No Credit ≠ Bad Credit
There’s only one similarity between bad credit and no credit – that you get them both as a result of not having good credit. Apart from that, they have nothing in common.
If you are not a U.S. citizen, you might never think of building your credit score, but if you’re living in the U.S. then credit means a lot – in fact, having no credit or too little credit can make you less attractive to lenders or even future employers. Moreover, having bad credit might signal that you once were approved for loans or credit cards but you’ve made a few missteps, such as paying late, not paying the agreed amount, or not paying at all. So, what does “Credit” actually mean in the financial world? Read on!
What does “Credit” mean?
First of all, we need to clarify what “credit” actually means in this context. It’s not a credit card, not a debit card, either. Credit refers to a contractual agreement in which a borrower can purchase goods or services now and agree to repay the lender at a later date — generally with interest. After understanding this, we can, therefore, clarify what good/bad credit means in this context.
Good/bad credit is a classification for an individual’s credit history. Normally, the credit classification can be broken into 5 tiers: exceptional, very good, good, fair and poor. Borrowers with a good credit score could be in any one of the top 3 categories, otherwise, it falls into a bad credit score. Normally, the credit score can range from 300 to 850.
- If you have a score ranging from 800 or higher, it’s exceptional.
- If you have a score ranging from 740 to 799, it’s very good.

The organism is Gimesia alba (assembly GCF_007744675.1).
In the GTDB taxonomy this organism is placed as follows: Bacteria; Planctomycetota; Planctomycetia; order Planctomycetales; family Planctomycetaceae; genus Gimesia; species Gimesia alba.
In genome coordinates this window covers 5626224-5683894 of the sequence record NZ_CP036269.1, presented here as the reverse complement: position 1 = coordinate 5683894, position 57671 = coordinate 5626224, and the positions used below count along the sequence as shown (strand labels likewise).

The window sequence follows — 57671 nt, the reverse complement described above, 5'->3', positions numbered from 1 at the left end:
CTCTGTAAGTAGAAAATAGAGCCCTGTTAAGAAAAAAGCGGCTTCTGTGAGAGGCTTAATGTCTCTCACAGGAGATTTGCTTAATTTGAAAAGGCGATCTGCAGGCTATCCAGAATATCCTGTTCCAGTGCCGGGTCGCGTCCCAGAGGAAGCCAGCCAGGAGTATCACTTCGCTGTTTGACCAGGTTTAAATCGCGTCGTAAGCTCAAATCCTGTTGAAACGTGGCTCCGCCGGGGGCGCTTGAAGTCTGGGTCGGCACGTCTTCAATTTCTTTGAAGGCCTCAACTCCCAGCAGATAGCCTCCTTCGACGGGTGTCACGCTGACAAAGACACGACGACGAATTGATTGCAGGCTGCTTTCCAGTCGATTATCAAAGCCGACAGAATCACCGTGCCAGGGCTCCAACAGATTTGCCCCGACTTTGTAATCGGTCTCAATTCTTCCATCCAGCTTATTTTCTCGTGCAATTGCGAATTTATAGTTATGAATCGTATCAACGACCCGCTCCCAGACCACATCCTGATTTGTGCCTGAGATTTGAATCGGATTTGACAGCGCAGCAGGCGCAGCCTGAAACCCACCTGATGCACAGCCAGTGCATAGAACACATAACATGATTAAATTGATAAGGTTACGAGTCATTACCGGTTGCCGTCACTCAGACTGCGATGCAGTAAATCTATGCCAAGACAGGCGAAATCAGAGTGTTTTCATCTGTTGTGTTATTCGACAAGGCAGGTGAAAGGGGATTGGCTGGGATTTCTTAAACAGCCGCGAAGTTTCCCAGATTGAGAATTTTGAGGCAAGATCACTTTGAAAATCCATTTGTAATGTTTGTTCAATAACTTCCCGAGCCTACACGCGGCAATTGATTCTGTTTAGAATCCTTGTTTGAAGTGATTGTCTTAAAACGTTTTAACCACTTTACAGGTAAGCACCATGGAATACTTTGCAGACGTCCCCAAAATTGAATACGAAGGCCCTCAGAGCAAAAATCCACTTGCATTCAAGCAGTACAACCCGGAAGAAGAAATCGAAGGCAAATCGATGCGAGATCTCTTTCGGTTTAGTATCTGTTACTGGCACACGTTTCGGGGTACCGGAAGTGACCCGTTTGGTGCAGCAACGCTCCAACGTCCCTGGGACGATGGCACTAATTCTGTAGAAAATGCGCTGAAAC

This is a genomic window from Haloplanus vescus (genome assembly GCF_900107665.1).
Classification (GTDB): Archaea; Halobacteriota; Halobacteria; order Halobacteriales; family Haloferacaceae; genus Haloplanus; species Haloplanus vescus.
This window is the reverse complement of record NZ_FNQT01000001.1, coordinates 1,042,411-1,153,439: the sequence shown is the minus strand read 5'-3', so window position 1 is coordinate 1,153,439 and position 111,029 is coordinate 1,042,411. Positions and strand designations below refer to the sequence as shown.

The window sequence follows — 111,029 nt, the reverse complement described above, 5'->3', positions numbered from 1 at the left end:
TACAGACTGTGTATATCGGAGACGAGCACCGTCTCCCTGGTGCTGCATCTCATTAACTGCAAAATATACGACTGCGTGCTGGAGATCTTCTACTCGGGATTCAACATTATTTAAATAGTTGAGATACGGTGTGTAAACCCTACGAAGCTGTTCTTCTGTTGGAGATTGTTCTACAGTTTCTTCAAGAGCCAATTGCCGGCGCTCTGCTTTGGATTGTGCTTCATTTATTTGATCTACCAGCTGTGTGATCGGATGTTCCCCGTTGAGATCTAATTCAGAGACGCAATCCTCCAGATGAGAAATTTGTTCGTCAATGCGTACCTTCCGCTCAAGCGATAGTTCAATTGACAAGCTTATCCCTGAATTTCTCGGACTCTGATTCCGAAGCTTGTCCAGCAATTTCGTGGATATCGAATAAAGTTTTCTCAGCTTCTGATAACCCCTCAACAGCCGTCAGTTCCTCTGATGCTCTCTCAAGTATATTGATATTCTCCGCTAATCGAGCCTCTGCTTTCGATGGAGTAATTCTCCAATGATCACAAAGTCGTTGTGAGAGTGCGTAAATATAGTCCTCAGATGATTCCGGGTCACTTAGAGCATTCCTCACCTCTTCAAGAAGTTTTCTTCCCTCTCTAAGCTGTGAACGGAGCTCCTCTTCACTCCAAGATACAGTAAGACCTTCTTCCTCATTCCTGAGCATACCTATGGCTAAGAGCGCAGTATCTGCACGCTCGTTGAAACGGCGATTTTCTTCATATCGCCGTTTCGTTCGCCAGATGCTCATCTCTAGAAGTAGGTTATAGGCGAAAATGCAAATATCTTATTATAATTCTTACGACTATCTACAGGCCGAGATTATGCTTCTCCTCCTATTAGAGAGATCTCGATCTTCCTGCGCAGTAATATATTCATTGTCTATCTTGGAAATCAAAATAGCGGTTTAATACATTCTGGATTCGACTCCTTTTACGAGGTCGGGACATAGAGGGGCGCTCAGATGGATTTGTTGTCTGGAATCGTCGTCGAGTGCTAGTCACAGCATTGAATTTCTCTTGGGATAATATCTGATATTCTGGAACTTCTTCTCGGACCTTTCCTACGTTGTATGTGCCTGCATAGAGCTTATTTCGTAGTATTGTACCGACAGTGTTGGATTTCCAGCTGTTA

- If you have a score ranging from 670 to 739, it’s good.
- If you have a score ranging lower than 670, it’s referred to bad credit.
Which is better when planning to stay in the U.S.?
Neither is good, actually.
But as a general rule, having bad credit is worse than not having any credit. If you have no credit, you can start from the ground up. And both of them make it difficult to apply for a loan or even an apartment or car lease.
How to build credit from scratch?
Use a credit card responsibly
- Credit cards are mostly available for non-resident aliens. Therefore, if you are qualified to apply for a credit card, do it. From there, you can use the credit card to pay bills or subscriptions and of course buy regular things like food, clothes, etc. Definitely remember to pay your credit card bill on time and in full, which can help demonstrate that you’re a reliable borrower.
Apply for a student loan
- Non-resident aliens can sometimes have a tough time getting student loans, and it’s even harder if they don’t have a U.S. credit score. However, some companies do provide loans. By paying for student loans, borrowers can establish and build credit. Once you accumulate a good payment history, such as paying the bill off in full each month on time and staying below your credit limit, you can create a documented paper trail of your excellent credit history. With that in hand, you can prove to lenders or landlords that you are trustworthy and reliable and can manage your loan and money well.
To sum up, no credit does not mean bad credit, but both aren’t good. Don’t be worried about not having credit when you first arrive in the U.S. as an international student. Start building it and manage it with caution, so you can have an excellent credit score over time.